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Program Helps Juvenile Offenders Stay on Track in School

by cherylca last modified Jul 07, 2015 02:26 PM
The hardest part of high school wasn’t earning a 3.5 grade-point average, securing a stellar ACT score or even graduating early for 17-year-old Alexia. The hardest part was moving 26 times during her high school career as a juvenile offender.

Sentenced as a juvenile for offenses she committed as 13-year-old, Alexia continually switched schools due to changes in her custody and treatment that included movements to home placements, residential care facilities and detention centers throughout Kansas. 

“At every placement, every time I moved, I presented myself to the school’s administrators and said, ‘I am here to go to school,” said Alexia, whose name has been changed to protect her privacy. “But it was hard. Each school had different kinds of teaching, different requirements and different expectations.” 

Multiple residence changes make up just one of the risk factors that contribute to why juvenile offenders like Alexia falter in school. However, for the first time, a program aimed at responding to this issue was made available to the Kansas Department of Corrections (KDOC) juvenile services division this past spring. 

iGRAD, a Keys for Networking program, helps Kansas youth 15 and older track placement history and secure records in an online database to ease communication between schools and providers and deliver interventions for risk factors that create barriers to educational success. iGRAD operates with a grant from Kansas Kids @ GEAR UP to Keys for Networking which provides services to children and adolescents who have behavioral, education, mental health, physical health and substance abuse problems. 

The ability to be part of iGRAD gives juveniles in custody access to an invaluable tool, said Jane Adams, executive director of Keys for Networking. 

“Youth in custody are moved for a variety of reasons,” she said. “When youth move, they lose their friends, they lose their place in whatever course they were enrolled in and each time the curriculum and teaching methods change. In addition, time is lost and schools are reluctant – even within the same school district – to offer credit when the student moves in the middle of the semester.”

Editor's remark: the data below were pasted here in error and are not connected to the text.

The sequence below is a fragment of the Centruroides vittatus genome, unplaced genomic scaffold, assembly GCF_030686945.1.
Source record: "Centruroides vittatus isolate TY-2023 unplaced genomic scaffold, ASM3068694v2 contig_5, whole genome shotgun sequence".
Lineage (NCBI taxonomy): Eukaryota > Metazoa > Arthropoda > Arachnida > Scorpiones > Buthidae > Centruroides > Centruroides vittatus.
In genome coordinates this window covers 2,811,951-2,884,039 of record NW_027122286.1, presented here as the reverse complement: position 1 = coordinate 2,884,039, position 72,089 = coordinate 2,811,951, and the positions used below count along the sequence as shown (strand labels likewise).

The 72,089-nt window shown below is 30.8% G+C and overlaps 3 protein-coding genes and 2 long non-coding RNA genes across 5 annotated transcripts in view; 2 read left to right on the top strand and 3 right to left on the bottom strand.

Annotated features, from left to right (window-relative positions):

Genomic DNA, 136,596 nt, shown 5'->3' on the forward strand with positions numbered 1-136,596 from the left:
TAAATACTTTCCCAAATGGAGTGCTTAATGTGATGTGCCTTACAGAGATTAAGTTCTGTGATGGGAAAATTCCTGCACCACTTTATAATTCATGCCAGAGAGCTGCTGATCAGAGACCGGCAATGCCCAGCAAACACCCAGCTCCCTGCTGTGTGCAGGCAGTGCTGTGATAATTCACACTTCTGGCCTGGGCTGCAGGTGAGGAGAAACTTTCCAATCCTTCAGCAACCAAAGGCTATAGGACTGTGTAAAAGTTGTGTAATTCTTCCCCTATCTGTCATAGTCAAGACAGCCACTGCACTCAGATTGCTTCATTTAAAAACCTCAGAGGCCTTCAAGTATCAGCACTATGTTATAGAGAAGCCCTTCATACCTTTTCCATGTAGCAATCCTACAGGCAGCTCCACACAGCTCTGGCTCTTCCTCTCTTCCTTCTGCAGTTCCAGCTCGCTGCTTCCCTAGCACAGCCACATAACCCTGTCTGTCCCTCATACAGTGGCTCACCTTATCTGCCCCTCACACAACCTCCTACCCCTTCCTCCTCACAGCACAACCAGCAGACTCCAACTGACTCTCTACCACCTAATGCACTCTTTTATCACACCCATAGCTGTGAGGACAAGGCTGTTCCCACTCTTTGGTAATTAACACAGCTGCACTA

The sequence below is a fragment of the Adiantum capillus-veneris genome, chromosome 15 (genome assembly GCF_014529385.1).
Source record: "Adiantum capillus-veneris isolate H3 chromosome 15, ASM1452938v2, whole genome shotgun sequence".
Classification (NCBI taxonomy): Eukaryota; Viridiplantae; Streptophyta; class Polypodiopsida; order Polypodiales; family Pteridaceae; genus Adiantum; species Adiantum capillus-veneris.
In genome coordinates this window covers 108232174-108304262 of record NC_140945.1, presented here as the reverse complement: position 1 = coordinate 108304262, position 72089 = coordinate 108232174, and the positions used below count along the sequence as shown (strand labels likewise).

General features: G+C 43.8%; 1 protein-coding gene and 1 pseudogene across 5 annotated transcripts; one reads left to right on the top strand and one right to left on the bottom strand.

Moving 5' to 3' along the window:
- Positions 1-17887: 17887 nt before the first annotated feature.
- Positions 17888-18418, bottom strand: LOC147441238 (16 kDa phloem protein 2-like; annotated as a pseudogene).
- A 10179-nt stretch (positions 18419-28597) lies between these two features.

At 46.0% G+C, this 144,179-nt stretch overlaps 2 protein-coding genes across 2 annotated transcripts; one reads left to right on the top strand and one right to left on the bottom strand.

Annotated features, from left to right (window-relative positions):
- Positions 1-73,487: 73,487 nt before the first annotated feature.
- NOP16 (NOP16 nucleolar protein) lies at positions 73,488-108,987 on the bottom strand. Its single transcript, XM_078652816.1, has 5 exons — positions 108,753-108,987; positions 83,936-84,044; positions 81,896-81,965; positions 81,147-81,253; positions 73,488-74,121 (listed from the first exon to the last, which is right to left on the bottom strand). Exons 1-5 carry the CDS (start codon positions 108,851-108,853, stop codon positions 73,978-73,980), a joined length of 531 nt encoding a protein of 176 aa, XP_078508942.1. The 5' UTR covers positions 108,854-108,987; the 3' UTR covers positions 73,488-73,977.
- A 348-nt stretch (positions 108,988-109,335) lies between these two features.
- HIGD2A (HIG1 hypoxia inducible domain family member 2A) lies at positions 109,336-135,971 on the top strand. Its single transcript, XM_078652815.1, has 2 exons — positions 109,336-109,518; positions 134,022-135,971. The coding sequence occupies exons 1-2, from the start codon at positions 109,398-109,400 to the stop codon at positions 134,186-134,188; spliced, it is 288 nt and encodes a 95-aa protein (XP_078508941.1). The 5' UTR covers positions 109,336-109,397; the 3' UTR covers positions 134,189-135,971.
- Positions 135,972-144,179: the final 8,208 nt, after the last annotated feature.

Confidentiality issues also can cause problems for the student because teachers are not informed of where the student has moved or why, Adams said. When they disappear, school records often do not move with the student or in a timely fashion. Yet, the new school where the student is enrolling is often hesitant to believe the juvenile who can end up getting enrolled in a course the student has already taken. 

“One student took English III three times because each time he moved he could not convince the new school he’d already taken the course,” Adams said. “He ended up not graduating on time because he still had to complete English IV.” 

“Though most of these students – as many as half – also have special education needs, these needs are often not taken into account by the schools,” Adams said. 

Individualized education plans (IEPs), written statements of the educational program designed to meet a student’s individual needs, get lost in school transfers or the students are in the district for such a short period that the school did not have time to implement the plans or even enough time to assess the student for specialized needs, Adams said. 

“Students do not receive the services they need and that are federally and state mandated,” Adams said. “Moreover, they are expelled or suspended from school without consideration of their disability.” 

Through her involvement with GEAR UP and iGRAD, Alexis, who had an ACT score of 29, said she was able to better focus on her studies and that resulted in her graduating in December 2013. She has enrolled in summer school at the University of Kansas where she plans to pursue degrees in theater and vocal music. 

“GEAR UP was the only group that ever emphasized post-secondary education and careers,” said Alexis whose adoptive parents also stress the importance of education. “With GEAR UP, I studied careers, educational requirements and learned about scholarships. I also got help to apply to KU.” 

Currently, Alexis, who is now a third generation Jayhawker, is looking for funding to help her pay for her summer courses and is applying for a GEAR UP scholarship to foster care youth. The $3,000 per semester scholarship will help her reach her goals of a college education and a career in theater. 

“I plan to be on Broadway – and I will,” Alexis said.


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